Postcard from the Fringe


Those of you who are aware of my social media exploits may already know that my newest little play ‘The Doubles Partner’ won the inaugural Claremorris Fringe Theatre Festival on Monday last. 

This was a buzz-and-a-half, I can tell you.

Claremorris is a town that knows its Theatre. Every year, for God-knows-how-long, the Claremorris Drama Festival has attracted plays from all over the place and, every year, the town stops and soaks it all up. It’s a great place to come and do a show and now it’s been made even better, mostly by a man called John Corless.

(Photo by Michael Donnelly)

John Corless is a Tiger Tank of a man. A nice Tiger Tank. He is, first and foremost, a Writer and he doesn't like to see writing linger in a desk drawer or shoved down the seat of anybody’s pants (eh?). John was the force behind this Fringe and he birthed it, kicking and screaming, onto the floor of the Dalton Hotel over a long vibrant weekend and the people came and saw that it was good.

And it was good.

John got the whole ‘Fringe’ vibe going. He got the crowd to come down to The Dalton when the main play was over and he fed them drink and loud music to get them into good form for a bit of edgy theatre. He did it well.

One of the requirements of the Fringe was that the plays be brand new. It was also required that they be no longer than fifteen minutes long. That suited me. I like to write 'curt' and you don’t get much more 'curt' than fifteen minutes. From the off, I knew what I wanted to do. I wanted to write a full three act play and then get through it, on stage, in twelve minutes flat. I wanted the end of each of the three acts to present a major reversal in the narrative and I wanted to keep the late-evening audience awake if at all possible. In my view, an almost perfect model of this ‘three act with reversals’ story can be found in Ira Levin’s ‘A Kiss Before Dying’. Each act brings a new perspective, a solid jolt to the established scenario.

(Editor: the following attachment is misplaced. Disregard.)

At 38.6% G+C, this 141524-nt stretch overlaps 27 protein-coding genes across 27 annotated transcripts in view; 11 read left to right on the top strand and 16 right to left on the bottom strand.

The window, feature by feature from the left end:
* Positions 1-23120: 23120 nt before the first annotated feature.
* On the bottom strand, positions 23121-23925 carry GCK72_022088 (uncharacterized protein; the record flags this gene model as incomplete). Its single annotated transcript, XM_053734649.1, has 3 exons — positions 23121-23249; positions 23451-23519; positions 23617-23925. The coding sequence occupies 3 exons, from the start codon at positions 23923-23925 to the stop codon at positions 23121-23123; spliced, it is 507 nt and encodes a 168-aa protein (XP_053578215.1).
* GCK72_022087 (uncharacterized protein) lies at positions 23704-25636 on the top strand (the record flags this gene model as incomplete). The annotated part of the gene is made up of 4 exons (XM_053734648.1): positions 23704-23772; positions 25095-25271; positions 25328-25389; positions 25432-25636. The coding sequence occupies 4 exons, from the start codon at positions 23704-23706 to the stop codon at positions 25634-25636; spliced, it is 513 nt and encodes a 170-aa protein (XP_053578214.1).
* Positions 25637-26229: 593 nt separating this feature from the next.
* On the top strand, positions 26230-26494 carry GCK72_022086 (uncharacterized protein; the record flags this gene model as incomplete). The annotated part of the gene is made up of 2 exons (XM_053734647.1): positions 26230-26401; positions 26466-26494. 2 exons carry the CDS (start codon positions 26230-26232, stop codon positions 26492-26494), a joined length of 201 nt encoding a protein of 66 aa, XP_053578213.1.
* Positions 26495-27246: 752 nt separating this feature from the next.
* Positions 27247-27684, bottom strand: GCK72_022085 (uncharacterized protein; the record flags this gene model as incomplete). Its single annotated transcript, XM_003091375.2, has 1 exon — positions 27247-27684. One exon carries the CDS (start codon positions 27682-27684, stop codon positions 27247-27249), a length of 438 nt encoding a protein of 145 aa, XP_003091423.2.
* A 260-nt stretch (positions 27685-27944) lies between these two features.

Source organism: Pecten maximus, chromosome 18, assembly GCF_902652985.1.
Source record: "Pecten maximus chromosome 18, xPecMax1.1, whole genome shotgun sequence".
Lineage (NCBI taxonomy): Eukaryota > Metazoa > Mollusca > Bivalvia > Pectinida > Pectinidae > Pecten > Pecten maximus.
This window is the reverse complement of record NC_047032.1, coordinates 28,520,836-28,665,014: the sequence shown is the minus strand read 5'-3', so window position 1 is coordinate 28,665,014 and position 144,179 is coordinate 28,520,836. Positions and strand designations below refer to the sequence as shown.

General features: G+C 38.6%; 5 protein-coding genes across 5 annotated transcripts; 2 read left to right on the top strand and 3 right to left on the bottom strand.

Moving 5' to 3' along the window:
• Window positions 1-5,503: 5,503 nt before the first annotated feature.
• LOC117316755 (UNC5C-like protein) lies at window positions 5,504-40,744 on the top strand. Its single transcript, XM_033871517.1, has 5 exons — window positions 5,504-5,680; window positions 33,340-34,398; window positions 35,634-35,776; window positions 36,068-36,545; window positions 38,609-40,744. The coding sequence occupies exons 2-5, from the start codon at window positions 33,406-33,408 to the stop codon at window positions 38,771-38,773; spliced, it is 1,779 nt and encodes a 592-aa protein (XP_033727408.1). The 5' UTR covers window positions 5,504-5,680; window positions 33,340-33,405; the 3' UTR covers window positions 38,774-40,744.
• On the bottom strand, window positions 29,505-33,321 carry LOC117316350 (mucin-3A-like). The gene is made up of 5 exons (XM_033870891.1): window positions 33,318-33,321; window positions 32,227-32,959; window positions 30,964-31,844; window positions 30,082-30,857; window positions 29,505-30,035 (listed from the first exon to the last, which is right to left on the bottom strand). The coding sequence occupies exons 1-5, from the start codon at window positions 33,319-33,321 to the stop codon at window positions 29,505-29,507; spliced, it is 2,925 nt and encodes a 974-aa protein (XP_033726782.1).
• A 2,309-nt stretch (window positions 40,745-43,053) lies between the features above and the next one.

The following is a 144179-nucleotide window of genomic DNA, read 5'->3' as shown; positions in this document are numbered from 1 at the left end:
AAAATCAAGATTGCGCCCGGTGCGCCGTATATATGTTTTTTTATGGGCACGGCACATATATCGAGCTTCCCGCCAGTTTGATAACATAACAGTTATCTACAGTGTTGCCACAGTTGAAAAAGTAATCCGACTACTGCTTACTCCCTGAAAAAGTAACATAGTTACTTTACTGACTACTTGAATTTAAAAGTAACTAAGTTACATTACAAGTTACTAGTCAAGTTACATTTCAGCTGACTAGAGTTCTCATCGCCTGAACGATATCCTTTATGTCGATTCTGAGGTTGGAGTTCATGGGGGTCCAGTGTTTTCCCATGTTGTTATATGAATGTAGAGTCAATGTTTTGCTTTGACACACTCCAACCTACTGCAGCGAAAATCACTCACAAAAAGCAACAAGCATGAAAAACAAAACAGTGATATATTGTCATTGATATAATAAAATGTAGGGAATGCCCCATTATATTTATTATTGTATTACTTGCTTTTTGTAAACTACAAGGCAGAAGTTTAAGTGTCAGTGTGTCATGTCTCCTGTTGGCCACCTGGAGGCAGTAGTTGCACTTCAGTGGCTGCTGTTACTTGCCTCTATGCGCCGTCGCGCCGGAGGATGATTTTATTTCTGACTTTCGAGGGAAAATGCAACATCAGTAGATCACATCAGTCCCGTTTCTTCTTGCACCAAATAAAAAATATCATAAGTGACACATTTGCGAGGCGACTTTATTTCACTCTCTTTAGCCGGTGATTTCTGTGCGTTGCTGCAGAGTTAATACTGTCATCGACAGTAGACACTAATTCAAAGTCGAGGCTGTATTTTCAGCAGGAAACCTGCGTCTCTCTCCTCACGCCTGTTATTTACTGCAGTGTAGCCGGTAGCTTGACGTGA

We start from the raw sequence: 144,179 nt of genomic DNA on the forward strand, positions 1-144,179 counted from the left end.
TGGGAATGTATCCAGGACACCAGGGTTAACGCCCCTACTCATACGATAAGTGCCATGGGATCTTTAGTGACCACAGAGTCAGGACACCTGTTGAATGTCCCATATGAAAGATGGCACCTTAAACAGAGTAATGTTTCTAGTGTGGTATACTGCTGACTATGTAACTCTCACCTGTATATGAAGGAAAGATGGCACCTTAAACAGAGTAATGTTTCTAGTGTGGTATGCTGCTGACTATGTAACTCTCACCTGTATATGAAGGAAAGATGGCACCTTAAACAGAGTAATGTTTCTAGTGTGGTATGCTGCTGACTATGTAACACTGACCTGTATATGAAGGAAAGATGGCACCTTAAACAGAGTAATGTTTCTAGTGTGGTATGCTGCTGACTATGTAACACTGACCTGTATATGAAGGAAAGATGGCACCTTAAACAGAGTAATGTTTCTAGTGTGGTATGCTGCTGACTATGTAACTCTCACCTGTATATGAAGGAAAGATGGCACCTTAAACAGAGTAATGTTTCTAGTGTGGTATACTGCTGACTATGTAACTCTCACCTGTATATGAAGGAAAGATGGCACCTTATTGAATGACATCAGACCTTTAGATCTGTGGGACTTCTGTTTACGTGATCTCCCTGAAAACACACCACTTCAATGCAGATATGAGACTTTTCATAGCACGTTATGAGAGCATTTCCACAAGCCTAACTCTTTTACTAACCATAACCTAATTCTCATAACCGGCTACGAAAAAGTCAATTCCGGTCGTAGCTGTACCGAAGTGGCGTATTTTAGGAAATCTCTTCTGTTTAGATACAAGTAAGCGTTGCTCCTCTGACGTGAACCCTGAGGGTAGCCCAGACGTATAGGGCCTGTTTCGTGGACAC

I’m pretty sure we carried that off.

I saw ‘we’ and I bloody mean it too. This competition was largely about the writing but, to present the writing of a theatre play, you need to perform it right and to do that you really need the right cast. I was lucky, I knew the right cast. Well, I knew two thirds of them anyway. Donna Ruane and Eamon Smith have been friends of mine for a long time now. Together with Oisin Herraghty, we formed our own little theatre group called KODE (our initials) and we toured some one-act plays around the country to the drama festivals. Donna and Eamon are highly accomplished performers and I wrote my fifteen minutes with them firmly in mind. Donna introduced the third member of the cast, Tara Kelly. Tara has been no less than bloody brilliant. A lovely person in real life, she adopted the ‘cold bitch’ character she needed with worrying ease. I have resolved not to ever piss her off in real life.

So we rehearsed and rehearsed and had a lot of fun doing it, as we always do. I directed but, when you’re working with a cast like this who knows their stuff, there’s not a lot to bring to the table. Thanks to The Linenhall Arts Centre for letting us into their lovely theatre to rehearse and also to Donna for letting us into her kitchen for much the same reasons.